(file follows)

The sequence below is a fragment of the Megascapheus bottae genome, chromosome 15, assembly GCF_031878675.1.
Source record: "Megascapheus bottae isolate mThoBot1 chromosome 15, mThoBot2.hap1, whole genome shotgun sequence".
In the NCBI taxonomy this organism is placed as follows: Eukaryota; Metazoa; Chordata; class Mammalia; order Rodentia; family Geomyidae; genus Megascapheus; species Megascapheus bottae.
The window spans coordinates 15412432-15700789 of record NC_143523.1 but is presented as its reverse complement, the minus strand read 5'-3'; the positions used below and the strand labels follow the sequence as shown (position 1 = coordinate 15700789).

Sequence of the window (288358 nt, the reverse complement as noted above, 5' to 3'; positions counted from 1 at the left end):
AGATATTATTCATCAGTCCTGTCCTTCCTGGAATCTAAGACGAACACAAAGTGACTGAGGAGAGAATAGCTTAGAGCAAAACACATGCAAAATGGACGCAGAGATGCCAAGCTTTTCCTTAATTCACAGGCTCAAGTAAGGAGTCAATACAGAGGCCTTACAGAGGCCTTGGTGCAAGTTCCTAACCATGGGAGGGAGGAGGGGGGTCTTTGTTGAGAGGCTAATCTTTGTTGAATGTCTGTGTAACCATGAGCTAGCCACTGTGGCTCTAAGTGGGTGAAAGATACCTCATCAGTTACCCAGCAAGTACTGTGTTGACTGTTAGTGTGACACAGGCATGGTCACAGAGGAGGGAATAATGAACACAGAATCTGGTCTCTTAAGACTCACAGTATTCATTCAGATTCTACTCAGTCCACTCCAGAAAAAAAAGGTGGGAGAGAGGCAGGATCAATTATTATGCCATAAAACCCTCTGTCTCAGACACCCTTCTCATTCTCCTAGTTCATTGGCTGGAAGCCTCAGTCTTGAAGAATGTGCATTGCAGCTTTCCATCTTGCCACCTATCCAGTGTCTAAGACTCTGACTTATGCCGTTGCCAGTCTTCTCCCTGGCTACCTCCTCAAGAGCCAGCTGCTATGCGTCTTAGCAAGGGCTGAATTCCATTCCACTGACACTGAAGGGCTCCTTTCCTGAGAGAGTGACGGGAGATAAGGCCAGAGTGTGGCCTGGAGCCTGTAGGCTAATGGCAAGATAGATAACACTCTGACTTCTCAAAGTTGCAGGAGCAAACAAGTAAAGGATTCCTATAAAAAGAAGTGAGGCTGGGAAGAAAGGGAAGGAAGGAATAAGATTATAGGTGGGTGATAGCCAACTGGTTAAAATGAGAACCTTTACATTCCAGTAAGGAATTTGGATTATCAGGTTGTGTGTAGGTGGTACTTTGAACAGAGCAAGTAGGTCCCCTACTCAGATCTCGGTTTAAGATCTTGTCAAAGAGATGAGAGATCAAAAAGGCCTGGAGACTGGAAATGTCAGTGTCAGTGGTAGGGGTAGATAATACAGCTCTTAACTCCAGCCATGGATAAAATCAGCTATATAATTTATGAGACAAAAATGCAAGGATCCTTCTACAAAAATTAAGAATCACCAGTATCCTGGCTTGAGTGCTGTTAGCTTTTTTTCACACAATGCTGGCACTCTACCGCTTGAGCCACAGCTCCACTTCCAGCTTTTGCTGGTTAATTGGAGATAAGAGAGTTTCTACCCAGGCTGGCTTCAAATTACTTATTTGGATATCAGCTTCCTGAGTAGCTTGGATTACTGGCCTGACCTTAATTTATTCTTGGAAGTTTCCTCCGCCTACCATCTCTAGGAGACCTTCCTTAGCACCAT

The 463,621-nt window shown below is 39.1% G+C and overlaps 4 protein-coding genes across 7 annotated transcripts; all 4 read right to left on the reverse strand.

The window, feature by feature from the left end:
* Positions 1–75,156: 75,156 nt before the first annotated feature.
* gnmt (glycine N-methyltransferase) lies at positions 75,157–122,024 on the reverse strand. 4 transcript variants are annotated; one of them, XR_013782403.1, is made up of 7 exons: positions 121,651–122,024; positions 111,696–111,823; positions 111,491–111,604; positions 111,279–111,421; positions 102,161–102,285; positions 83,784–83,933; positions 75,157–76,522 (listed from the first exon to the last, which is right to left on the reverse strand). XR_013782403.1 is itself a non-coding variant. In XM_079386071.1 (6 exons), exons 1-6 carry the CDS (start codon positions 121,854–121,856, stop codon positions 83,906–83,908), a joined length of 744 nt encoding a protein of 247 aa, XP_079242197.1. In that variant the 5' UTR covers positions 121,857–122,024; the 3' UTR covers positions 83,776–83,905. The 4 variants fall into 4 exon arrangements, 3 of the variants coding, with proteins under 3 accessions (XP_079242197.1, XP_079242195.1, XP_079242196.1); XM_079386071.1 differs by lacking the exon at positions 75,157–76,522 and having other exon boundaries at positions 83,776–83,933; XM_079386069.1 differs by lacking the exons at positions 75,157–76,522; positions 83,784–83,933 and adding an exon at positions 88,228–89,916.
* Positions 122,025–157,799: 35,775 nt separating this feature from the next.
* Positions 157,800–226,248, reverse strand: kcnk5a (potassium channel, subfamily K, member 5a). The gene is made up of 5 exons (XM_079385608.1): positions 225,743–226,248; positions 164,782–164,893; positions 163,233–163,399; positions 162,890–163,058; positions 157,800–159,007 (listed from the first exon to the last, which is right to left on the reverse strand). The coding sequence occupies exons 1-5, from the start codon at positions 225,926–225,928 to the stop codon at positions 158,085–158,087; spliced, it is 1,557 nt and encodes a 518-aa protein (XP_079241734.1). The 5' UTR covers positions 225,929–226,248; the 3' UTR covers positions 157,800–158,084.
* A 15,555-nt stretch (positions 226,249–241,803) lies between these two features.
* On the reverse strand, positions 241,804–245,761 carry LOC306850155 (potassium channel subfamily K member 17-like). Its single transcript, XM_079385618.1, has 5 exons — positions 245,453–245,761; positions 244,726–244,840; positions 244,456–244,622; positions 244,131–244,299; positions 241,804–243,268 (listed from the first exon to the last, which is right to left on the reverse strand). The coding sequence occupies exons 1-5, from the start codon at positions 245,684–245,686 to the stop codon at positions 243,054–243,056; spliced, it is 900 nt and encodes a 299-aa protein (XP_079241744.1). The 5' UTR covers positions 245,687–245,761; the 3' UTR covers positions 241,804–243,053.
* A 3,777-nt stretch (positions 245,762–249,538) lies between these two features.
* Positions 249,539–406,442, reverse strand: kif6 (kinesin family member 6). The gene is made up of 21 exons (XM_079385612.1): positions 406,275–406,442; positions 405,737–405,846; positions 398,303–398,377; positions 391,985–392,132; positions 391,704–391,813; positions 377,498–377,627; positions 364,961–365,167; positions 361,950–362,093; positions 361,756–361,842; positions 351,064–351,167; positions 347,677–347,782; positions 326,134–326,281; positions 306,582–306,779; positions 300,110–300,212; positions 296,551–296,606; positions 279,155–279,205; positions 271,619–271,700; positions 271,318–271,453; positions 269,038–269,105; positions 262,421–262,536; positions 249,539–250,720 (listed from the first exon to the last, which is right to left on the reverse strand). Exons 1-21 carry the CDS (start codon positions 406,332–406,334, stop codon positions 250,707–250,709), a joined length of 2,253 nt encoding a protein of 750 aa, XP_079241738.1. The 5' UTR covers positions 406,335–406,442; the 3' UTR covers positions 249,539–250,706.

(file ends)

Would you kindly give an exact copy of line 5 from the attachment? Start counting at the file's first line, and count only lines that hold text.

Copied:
Sequence of the window (288358 nt, the reverse complement as noted above, 5' to 3'; positions counted from 1 at the left end):